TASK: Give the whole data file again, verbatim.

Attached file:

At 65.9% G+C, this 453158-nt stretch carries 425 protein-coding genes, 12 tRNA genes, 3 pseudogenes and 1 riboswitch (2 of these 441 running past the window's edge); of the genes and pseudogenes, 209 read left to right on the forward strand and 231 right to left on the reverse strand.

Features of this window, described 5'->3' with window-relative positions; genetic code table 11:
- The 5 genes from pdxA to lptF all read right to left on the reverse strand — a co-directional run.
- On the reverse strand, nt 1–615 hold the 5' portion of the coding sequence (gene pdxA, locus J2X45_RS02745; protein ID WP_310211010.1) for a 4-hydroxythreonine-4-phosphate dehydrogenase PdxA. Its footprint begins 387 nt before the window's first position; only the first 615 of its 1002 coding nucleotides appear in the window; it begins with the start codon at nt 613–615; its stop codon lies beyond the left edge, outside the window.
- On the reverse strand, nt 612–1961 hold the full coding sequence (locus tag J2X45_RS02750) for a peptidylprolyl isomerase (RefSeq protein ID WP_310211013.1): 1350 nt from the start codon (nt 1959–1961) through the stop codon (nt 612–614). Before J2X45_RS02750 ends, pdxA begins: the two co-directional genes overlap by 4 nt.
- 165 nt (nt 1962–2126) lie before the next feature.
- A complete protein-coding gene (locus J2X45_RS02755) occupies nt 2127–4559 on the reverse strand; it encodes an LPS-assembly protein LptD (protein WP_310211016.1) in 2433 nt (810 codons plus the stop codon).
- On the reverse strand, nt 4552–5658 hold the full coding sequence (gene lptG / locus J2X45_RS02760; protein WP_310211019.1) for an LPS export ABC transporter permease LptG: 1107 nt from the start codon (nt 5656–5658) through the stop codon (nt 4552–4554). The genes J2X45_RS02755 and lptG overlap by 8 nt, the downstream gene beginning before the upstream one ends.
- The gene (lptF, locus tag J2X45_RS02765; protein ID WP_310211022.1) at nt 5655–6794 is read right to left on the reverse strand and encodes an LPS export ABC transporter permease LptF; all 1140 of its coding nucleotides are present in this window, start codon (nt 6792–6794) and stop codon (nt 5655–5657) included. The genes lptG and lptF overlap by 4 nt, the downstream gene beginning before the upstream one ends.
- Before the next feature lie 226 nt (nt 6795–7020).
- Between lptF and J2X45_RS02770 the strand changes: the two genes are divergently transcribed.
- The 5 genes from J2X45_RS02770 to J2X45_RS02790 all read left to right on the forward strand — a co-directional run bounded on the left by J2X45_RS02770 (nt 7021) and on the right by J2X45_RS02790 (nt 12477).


At 65.9% G+C, this 453158-nt stretch carries 425 protein-coding genes, 12 tRNA genes, 3 pseudogenes and 1 riboswitch (2 of these 441 running past the window's edge); of the genes and pseudogenes, 209 read left to right on the forward strand and 231 right to left on the reverse strand.

Features of this window, described 5'->3' with window-relative positions; genetic code table 11:
- The 5 genes from pdxA to lptF all read right to left on the reverse strand — a co-directional run.
- On the reverse strand, nt 1–615 hold the 5' portion of the coding sequence (gene pdxA, locus J2X45_RS02745; protein ID WP_310211010.1) for a 4-hydroxythreonine-4-phosphate dehydrogenase PdxA. Its footprint begins 387 nt before the window's first position; only the first 615 of its 1002 coding nucleotides appear in the window; it begins with the start codon at nt 613–615; its stop codon lies beyond the left edge, outside the window.
- On the reverse strand, nt 612–1961 hold the full coding sequence (locus tag J2X45_RS02750) for a peptidylprolyl isomerase (RefSeq protein ID WP_310211013.1): 1350 nt from the start codon (nt 1959–1961) through the stop codon (nt 612–614). Before J2X45_RS02750 ends, pdxA begins: the two co-directional genes overlap by 4 nt.
- 165 nt (nt 1962–2126) lie before the next feature.
- A complete protein-coding gene (locus J2X45_RS02755) occupies nt 2127–4559 on the reverse strand; it encodes an LPS-assembly protein LptD (protein WP_310211016.1) in 2433 nt (810 codons plus the stop codon).
- On the reverse strand, nt 4552–5658 hold the full coding sequence (gene lptG / locus J2X45_RS02760; protein WP_310211019.1) for an LPS export ABC transporter permease LptG: 1107 nt from the start codon (nt 5656–5658) through the stop codon (nt 4552–4554). The genes J2X45_RS02755 and lptG overlap by 8 nt, the downstream gene beginning before the upstream one ends.
- The gene (lptF, locus tag J2X45_RS02765; protein ID WP_310211022.1) at nt 5655–6794 is read right to left on the reverse strand and encodes an LPS export ABC transporter permease LptF; all 1140 of its coding nucleotides are present in this window, start codon (nt 6792–6794) and stop codon (nt 5655–5657) included. The genes lptG and lptF overlap by 4 nt, the downstream gene beginning before the upstream one ends.
- Before the next feature lie 226 nt (nt 6795–7020).
- Between lptF and J2X45_RS02770 the strand changes: the two genes are divergently transcribed.
- The 5 genes from J2X45_RS02770 to J2X45_RS02790 all read left to right on the forward strand — a co-directional run bounded on the left by J2X45_RS02770 (nt 7021) and on the right by J2X45_RS02790 (nt 12477).